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Redskins 2017 roster battles: How will Kelley and Perine share the carries?

Redskins 2017 roster battles: How will Kelley and Perine share the carries?

The Redskins go into OTAs with competition for jobs and depth chart position at several spots on the field. Over the next week, Redskins insiders Rich Tandler and J.P. Finlay look at how these competitions stand right now and they each make the case for a potential winner.

ROSTER BATTLES: Left guard | Tight end | Nickel cornerback  | Inside linebacker

Running back

The contenders:

Last year, undrafted rookie Rob Kelley was the hunter. He bided his time on the bench, watching Matt Jones as the starter for the first seven games of the season. When Jones faltered, Kelley was ready to step in. He rushed for 87, 97, and 137 yards in his first three games as the starter but he didn’t top 76 yards after that. Still, Jay Gruden has heaped praise on Kelley all offseason and said that he will line up with the first team when OTAs get underway later this month.

But Gruden didn’t love Kelley enough to bypass his potential replacement in the draft. After buzz that they might go after a running back in the first round, the Redskins took Samaje Perine out of Oklahoma in the fourth round. Kelley is now the hunted. Perine is a powerful runner who should immediately get snaps on short yardage and near the goal line. But he could end up being more than a fantasy touchdown vulture for Kelley.

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And the winner is . . .

Tandler: I don’t see any way that Kelley is not the running back on the field for the first offensive play of the year against the Eagles, making him the “starter.” After that, all bets are off. How it unfolds as the season wears on will be interesting to watch. Kelley was a great story last year but he was just an OK performer. His average of 4.2 yards per carry was 19th among qualifying backs in the NFL. In his nine games as a starter he averaged 3.98 per carry, which would have ranked 26th. A middle of the pack performance should not land Kelley on the bench but it should have Gruden and company looking for more.

The improvement could come from Kelley stepping up in his second season. Or it could come from Perine, who averaged 6.0 yards per carry in his four seasons at Oklahoma. Perine needs to translate that to the pros, of course, and that’s not a given. But he should get a shot and be a part of a three-man running back committee (with Chris Thompson getting some chances as the third-down back). We will see how it shakes out over the course training camp, the preseason, and when the games start to count.

Finlay: The rush to annoint Perine needs to slow down a bit. As Tandler said, the former Sooner will help immediately in short yardage and particularly at the goal line, but this will remain Kelley's job. Folks around Redskins Park have been impressed with Kelley's offseason work, first rehabbing from surgery to clean up his knee, and over the last few weeks, his time in the weight room. The word is "Fat Rob" will no longer be deserving of the nickname, as he has gotten stronger in advance of the 2017 season.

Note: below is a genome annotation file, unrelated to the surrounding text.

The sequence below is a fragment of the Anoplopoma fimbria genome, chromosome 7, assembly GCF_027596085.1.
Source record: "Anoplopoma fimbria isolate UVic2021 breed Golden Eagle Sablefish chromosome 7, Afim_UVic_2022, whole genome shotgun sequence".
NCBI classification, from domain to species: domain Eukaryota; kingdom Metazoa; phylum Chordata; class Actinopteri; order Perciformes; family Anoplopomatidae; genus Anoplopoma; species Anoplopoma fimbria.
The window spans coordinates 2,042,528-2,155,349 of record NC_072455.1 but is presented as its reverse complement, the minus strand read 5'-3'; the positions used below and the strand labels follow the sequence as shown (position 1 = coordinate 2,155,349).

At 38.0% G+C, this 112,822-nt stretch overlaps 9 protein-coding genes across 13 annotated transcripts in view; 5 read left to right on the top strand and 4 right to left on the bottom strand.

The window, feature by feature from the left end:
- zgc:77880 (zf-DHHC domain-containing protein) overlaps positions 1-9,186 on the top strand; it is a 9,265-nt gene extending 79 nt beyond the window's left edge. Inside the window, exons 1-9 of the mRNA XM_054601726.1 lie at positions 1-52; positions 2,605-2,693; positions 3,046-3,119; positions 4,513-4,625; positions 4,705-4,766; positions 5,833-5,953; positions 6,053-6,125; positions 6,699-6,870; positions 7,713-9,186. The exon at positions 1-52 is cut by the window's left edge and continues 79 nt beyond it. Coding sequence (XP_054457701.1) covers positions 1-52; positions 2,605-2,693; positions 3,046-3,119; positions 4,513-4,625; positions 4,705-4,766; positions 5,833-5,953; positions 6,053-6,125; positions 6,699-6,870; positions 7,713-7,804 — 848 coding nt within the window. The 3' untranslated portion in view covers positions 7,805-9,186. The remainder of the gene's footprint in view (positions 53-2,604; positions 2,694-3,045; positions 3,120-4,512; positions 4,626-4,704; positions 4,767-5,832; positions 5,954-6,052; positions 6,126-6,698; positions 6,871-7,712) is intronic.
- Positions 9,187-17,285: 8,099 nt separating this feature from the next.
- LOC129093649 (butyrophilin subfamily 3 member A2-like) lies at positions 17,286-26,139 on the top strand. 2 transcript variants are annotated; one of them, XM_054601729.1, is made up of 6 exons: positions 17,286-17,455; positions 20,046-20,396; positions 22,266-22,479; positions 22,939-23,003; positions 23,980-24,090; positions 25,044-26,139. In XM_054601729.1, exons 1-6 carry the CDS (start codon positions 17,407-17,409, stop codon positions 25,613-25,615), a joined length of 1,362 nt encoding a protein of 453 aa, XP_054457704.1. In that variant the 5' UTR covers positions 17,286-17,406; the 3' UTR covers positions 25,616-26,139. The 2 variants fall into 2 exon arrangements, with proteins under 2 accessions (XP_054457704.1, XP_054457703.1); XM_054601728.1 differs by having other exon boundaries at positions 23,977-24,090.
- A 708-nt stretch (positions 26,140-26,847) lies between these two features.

A humble, undrafted rookie last season, Kelley should be able to maintain his quick feet to the hole, and ability to avoid defenders, that Gruden liked so much in 2016. Thompson will continue to be a key part of the Redskins offense as well. Pencil him in for five to eight touches per game, and occasionally more based on matchups. 

Perine will help the 'Skins in the red zone, and the team needs it. He scored 49 touchdowns in three seasons at Oklahoma, and Washington can use that type of productivity near the goal posts. Remember, however, that Perine is leaving the wide open Big 12, and Oklahoma's spread offense, for an NFL with much, much tougher defenses. Often the hardest part for rookie running backs in the NFL is to adjust to the speed of pass rushers, and understand where to be in pass protection. Perine is strong - the strongest RB in the 2017 Draft - but the knowledge of blitz pickup will have to come quick if he's going to truly push Kelley for carries. 

It's also a bit wild to think of 2015 third-round pick Matt Jones as an afterthought, but he is. Jay Gruden had to be reminded of Jones' presence on the roster during a media session in Arizona, and reports showed the Redskins tried to trade their former RB1 around the draft. With Kelley, Thompson, Perine and Mack Brown, there is a real question if Jones makes the roster. A big body with good speed, Jones has a lot of potential in the NFL. Whether that gets harnessed, in D.C. or elsewhere, will also be worth watching. 

Want more Redskins? Check out @JPFinlayCSN and @Rich_TandlerCSN for live updates or click here for the #RedskinsTalk Podcast on iTunes, here for Google Play or press play below. Don't forget to subscribe!

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With the game put in their hands, the Redskins defense got the job done again

With the game put in their hands, the Redskins defense got the job done again

The Redskins got going quickly on offense against the Packers on Sunday. They scored in four plays the first time they had the ball. After a three and out they drove to another touchdown. In the second quarter they embarked on the longest touchdown drive they have had since 1999, a 98-yard march. By the time halftime came they had scored 28 points. 

That’s great but that four touchdowns are not always enough to beat an Aaron Rodgers-led Packers team. In 2016, the last season that Rodgers played all 16 games, Green Bay averaged 27 points per game. Basically, no lead is safe.